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Author Topic: Mac Mini's, Small Form Factor PC's and content/game development  (Read 8012 times)

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Offline kat

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Mac Mini's, Small Form Factor PC's and content/game development
« on: February 04, 2010, 10:47:34 AM »
Looking at the prices of Macs on eBay I never realised just how grossly over-inflated the market was/is!1 2 3 Seriously, you could buy brand new hardware1 for the asking price of some items and damaged Mini's are pushed higher than I'd expect1 2.. amazing what some people will do for a 'label'. Just to point out I've never been into the whole Mac vs PC thing but I'm fed up of having a hulking mass of plastic on my desk taking up all the available space. So, I'm looking at Mac Mini's onto which I'll load Windows OS - which you can do with Intel based machines, 'we' (IBM PC users) have the Shuttle machines, the small form factor stuff, but even those are just too big for someone not that interested in constantly upgrading with the latest hardware, PC manutacturers need to produce a proper decent small form factor machine.. it's not like the technology is holding us back on that one.  ::)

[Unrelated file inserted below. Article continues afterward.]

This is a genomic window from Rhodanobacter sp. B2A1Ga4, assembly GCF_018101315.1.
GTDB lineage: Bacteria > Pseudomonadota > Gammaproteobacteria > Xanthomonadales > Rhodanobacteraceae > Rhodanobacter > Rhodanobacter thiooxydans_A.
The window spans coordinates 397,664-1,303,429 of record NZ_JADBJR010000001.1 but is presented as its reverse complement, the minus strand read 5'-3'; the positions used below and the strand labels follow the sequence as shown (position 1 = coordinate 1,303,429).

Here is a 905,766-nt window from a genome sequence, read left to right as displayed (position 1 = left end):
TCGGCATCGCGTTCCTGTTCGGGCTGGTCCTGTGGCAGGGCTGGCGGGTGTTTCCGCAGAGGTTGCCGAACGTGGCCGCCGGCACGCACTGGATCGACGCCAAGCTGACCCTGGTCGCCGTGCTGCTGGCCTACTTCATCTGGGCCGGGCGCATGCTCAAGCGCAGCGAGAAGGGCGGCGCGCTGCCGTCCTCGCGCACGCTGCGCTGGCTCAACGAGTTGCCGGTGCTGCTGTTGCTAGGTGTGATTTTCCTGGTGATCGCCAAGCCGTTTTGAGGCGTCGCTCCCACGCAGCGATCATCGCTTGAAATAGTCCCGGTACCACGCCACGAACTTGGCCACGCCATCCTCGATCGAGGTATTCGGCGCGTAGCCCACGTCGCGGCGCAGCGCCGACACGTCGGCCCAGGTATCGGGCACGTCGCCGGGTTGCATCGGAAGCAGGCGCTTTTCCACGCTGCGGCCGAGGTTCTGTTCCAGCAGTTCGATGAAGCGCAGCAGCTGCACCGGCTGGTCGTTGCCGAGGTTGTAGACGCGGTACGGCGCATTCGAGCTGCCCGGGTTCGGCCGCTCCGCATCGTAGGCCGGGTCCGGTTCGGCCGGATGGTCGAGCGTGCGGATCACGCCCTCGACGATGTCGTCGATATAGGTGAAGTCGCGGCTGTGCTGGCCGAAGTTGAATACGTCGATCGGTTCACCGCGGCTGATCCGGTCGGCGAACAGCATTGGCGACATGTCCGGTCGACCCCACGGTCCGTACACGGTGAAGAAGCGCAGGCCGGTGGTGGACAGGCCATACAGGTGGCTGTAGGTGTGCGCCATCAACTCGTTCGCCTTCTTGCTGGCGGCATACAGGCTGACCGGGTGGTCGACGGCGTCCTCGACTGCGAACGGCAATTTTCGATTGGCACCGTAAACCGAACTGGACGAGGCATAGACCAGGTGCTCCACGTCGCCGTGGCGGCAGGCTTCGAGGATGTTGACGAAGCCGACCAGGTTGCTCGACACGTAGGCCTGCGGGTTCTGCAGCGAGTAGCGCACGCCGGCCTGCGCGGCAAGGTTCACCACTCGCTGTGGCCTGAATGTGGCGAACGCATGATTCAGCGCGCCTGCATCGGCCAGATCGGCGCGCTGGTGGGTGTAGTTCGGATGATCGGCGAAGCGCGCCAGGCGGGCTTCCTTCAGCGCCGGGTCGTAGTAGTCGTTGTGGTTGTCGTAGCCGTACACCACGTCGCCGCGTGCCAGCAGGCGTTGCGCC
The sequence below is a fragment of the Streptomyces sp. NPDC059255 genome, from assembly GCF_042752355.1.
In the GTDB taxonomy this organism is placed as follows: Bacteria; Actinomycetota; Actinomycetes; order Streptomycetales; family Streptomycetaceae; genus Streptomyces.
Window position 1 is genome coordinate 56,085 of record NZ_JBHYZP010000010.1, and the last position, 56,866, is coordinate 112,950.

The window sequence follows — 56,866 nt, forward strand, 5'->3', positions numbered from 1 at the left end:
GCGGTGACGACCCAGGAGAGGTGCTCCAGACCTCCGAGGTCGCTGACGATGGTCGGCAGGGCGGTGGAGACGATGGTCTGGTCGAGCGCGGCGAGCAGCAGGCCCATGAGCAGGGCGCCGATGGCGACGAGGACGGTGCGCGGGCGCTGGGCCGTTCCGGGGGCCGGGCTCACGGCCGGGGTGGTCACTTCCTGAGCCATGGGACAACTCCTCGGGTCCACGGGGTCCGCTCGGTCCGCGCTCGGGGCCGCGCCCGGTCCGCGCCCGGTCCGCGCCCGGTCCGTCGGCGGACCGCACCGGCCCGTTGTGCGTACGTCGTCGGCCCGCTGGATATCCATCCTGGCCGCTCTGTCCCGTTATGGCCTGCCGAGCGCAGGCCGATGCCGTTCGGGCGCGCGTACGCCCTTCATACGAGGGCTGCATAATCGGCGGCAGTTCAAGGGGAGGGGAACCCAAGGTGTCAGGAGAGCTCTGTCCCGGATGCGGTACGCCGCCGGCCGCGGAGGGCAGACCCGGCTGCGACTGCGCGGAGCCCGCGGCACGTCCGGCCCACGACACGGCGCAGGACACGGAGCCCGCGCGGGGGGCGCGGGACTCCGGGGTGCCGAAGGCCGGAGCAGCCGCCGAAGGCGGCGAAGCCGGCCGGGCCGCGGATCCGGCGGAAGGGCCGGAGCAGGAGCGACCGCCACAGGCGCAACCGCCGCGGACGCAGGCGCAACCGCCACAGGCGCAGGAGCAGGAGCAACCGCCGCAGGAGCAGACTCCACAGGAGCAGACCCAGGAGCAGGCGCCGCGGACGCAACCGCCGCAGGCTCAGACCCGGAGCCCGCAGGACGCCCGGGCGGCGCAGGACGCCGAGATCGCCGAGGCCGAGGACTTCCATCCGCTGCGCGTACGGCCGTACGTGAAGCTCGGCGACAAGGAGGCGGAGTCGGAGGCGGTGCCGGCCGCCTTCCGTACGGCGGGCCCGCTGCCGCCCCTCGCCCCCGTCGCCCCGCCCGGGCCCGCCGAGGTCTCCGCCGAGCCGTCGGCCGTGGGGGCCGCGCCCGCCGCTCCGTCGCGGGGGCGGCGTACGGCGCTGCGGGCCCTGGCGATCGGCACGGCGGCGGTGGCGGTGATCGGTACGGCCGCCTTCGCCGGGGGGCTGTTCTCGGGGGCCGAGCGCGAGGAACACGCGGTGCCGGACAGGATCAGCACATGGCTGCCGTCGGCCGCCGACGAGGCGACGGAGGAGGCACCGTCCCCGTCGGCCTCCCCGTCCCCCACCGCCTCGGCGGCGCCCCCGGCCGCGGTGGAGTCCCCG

Offline Shaderman

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Re: Mac's and content/game development
« Reply #1 on: February 09, 2010, 07:34:13 PM »
Ever thought about using a virtual machine to save desk space? VM's are sometimes good enough for some quick testing of game dev stuff, if you need good 3D performance you'll have no luck though :/

Offline silicone_milk

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Re: Mac's and content/game development
« Reply #2 on: February 09, 2010, 07:55:33 PM »
Ever thought about using a virtual machine to save desk space? VM's are sometimes good enough for some quick testing of game dev stuff, if you need good 3D performance you'll have no luck though :/
^

I use a VM for several linux images on my Windows XP machine. Great if you're just doing some tests :)

Offline kat

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Re: Mac's and content/game development
« Reply #3 on: February 10, 2010, 05:13:30 AM »
It's not the OS I'm looking at really, it's the physical hardware so I'm not quite sure how VM's work other than allowing you to use different OS installs on the same PC?. Using a laptop has it's advantages - power supplies both a monitor and the computers innards - but it means for larger screen sizes, having a large bit of kit taking up quite a bit of desk space that could be used for other things. Are 'shuttle' machines the smallest consumer PCs available?